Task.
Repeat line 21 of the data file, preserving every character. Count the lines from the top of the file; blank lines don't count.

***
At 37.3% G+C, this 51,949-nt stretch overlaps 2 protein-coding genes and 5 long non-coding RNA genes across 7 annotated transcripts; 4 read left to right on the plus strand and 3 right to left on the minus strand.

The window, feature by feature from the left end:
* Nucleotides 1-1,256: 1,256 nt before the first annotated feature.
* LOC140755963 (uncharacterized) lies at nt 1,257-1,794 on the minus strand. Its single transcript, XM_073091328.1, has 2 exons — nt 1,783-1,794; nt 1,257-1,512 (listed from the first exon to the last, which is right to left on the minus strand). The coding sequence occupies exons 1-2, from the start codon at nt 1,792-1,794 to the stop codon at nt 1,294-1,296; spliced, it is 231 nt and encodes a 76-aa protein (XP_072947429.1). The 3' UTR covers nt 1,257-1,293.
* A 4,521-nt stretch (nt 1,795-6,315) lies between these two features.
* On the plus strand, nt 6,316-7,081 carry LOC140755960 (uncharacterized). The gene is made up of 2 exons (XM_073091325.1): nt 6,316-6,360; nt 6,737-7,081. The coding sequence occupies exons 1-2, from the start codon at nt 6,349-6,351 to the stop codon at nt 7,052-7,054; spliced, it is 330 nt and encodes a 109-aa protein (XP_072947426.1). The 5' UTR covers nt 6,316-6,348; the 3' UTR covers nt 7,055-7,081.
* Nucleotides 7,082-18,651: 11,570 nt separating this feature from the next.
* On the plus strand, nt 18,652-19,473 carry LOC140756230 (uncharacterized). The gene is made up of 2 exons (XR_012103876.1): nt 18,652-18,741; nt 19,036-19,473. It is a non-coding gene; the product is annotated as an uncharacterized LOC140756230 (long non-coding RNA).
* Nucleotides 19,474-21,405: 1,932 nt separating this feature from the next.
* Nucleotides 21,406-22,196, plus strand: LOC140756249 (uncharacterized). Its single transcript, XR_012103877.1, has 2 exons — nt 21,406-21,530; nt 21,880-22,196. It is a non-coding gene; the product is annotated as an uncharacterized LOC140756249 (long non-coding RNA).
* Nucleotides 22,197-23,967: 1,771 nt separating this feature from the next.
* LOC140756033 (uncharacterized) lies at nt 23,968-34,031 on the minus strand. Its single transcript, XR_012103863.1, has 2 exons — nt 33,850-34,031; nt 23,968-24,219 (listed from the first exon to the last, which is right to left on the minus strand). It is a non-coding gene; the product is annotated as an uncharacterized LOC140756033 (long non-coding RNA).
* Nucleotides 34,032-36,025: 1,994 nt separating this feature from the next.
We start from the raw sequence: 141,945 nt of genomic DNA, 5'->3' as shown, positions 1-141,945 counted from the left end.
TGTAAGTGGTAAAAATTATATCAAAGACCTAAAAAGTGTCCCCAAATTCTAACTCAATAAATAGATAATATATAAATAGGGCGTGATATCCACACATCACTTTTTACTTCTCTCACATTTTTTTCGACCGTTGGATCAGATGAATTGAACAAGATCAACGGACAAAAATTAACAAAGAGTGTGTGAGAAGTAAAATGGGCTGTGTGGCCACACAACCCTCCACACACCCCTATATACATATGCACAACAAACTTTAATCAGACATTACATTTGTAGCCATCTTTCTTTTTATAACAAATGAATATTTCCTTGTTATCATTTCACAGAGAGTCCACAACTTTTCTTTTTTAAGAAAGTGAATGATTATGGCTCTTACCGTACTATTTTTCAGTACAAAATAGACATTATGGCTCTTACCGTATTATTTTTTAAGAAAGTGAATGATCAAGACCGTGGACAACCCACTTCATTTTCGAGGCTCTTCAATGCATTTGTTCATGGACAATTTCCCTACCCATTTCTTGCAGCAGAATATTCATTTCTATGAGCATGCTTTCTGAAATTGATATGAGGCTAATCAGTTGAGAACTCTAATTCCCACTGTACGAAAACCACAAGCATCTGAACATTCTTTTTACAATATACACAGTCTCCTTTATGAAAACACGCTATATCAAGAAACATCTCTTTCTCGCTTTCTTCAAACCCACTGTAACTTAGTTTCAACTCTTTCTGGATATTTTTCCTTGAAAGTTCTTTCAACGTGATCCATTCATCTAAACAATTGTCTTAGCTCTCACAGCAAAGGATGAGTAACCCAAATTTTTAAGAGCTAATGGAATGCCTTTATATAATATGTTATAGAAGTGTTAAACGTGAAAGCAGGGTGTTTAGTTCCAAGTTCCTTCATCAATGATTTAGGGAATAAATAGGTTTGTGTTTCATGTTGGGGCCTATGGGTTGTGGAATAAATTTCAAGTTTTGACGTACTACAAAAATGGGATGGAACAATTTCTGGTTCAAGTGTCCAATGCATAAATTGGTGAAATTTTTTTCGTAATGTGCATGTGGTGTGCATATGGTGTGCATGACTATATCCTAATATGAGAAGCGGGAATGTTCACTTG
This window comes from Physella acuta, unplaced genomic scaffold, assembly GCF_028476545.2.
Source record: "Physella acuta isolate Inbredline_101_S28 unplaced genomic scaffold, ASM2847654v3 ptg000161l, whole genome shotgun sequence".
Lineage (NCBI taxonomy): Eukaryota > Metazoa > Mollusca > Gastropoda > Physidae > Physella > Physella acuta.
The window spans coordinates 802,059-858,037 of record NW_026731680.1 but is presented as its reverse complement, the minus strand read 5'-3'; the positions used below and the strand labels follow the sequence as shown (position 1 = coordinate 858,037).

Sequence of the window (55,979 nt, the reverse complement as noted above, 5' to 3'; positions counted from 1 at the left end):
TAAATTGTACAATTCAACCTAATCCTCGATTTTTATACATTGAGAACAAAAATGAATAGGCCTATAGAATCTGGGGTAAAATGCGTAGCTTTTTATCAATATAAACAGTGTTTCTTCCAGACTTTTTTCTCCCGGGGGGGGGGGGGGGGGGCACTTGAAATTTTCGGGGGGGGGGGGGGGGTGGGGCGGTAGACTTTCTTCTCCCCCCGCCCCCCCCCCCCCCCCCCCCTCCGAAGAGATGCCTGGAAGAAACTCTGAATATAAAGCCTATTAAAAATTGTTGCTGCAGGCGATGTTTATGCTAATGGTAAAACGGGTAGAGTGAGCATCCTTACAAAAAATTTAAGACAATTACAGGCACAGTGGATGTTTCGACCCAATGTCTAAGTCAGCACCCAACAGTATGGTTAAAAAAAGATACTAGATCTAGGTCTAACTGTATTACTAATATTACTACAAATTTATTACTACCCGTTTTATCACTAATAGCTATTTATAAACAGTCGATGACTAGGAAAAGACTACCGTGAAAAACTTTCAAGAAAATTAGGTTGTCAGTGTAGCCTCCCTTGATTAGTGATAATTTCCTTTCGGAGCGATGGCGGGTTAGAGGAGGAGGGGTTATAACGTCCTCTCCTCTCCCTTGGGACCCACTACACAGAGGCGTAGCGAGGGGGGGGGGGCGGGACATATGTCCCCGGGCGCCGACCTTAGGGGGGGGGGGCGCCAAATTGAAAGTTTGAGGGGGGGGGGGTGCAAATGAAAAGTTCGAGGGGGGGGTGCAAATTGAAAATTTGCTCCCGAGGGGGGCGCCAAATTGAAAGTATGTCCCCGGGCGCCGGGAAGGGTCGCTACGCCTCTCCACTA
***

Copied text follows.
TAAATTGTACAATTCAACCTAATCCTCGATTTTTATACATTGAGAACAAAAATGAATAGGCCTATAGAATCTGGGGTAAAATGCGTAGCTTTTTATCAATATAAACAGTGTTTCTTCCAGACTTTTTTCTCCCGGGGGGGGGGGGGGGGGGCACTTGAAATTTTCGGGGGGGGGGGGGGGGTGGGGCGGTAGACTTTCTTCTCCCCCCGCCCCCCCCCCCCCCCCCCCCTCCGAAGAGATGCCTGGAAGAAACTCTGAATATAAAGCCTATTAAAAATTGTTGCTGCAGGCGATGTTTATGCTAATGGTAAAACGGGTAGAGTGAGCATCCTTACAAAAAATTTAAGACAATTACAGGCACAGTGGATGTTTCGACCCAATGTCTAAGTCAGCACCCAACAGTATGGTTAAAAAAAGATACTAGATCTAGGTCTAACTGTATTACTAATATTACTACAAATTTATTACTACCCGTTTTATCACTAATAGCTATTTATAAACAGTCGATGACTAGGAAAAGACTACCGTGAAAAACTTTCAAGAAAATTAGGTTGTCAGTGTAGCCTCCCTTGATTAGTGATAATTTCCTTTCGGAGCGATGGCGGGTTAGAGGAGGAGGGGTTATAACGTCCTCTCCTCTCCCTTGGGACCCACTACACAGAGGCGTAGCGAGGGGGGGGGGGCGGGACATATGTCCCCGGGCGCCGACCTTAGGGGGGGGGGGCGCCAAATTGAAAGTTTGAGGGGGGGGGGGTGCAAATGAAAAGTTCGAGGGGGGGGTGCAAATTGAAAATTTGCTCCCGAGGGGGGCGCCAAATTGAAAGTATGTCCCCGGGCGCCGGGAAGGGTCGCTACGCCTCTCCACTA